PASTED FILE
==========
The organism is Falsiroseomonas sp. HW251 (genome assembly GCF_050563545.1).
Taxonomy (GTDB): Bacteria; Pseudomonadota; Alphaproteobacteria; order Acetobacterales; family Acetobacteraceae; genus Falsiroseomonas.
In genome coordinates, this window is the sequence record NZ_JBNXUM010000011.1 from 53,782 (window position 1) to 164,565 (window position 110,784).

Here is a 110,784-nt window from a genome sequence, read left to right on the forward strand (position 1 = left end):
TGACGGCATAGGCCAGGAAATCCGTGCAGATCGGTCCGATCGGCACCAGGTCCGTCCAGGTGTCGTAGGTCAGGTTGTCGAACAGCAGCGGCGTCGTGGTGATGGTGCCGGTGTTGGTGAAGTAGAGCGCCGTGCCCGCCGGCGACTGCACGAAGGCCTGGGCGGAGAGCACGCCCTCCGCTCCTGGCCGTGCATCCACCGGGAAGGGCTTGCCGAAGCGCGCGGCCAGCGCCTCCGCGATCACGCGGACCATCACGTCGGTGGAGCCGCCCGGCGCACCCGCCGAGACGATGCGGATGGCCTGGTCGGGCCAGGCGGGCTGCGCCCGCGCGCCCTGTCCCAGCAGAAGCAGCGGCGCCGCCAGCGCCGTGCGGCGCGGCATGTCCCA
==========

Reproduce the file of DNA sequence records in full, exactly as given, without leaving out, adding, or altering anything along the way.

The organism is Falsiroseomonas sp. HW251 (genome assembly GCF_050563545.1).
Taxonomy (GTDB): Bacteria; Pseudomonadota; Alphaproteobacteria; order Acetobacterales; family Acetobacteraceae; genus Falsiroseomonas.
In genome coordinates, this window is the sequence record NZ_JBNXUM010000011.1 from 53,782 (window position 1) to 164,565 (window position 110,784).

Here is a 110,784-nt window from a genome sequence, read left to right on the forward strand (position 1 = left end):
TGACGGCATAGGCCAGGAAATCCGTGCAGATCGGTCCGATCGGCACCAGGTCCGTCCAGGTGTCGTAGGTCAGGTTGTCGAACAGCAGCGGCGTCGTGGTGATGGTGCCGGTGTTGGTGAAGTAGAGCGCCGTGCCCGCCGGCGACTGCACGAAGGCCTGGGCGGAGAGCACGCCCTCCGCTCCTGGCCGTGCATCCACCGGGAAGGGCTTGCCGAAGCGCGCGGCCAGCGCCTCCGCGATCACGCGGACCATCACGTCGGTGGAGCCGCCCGGCGCACCCGCCGAGACGATGCGGATGGCCTGGTCGGGCCAGGCGGGCTGCGCCCGCGCGCCCTGTCCCAGCAGAAGCAGCGGCGCCGCCAGCGCCGTGCGGCGCGGCATGTCCCA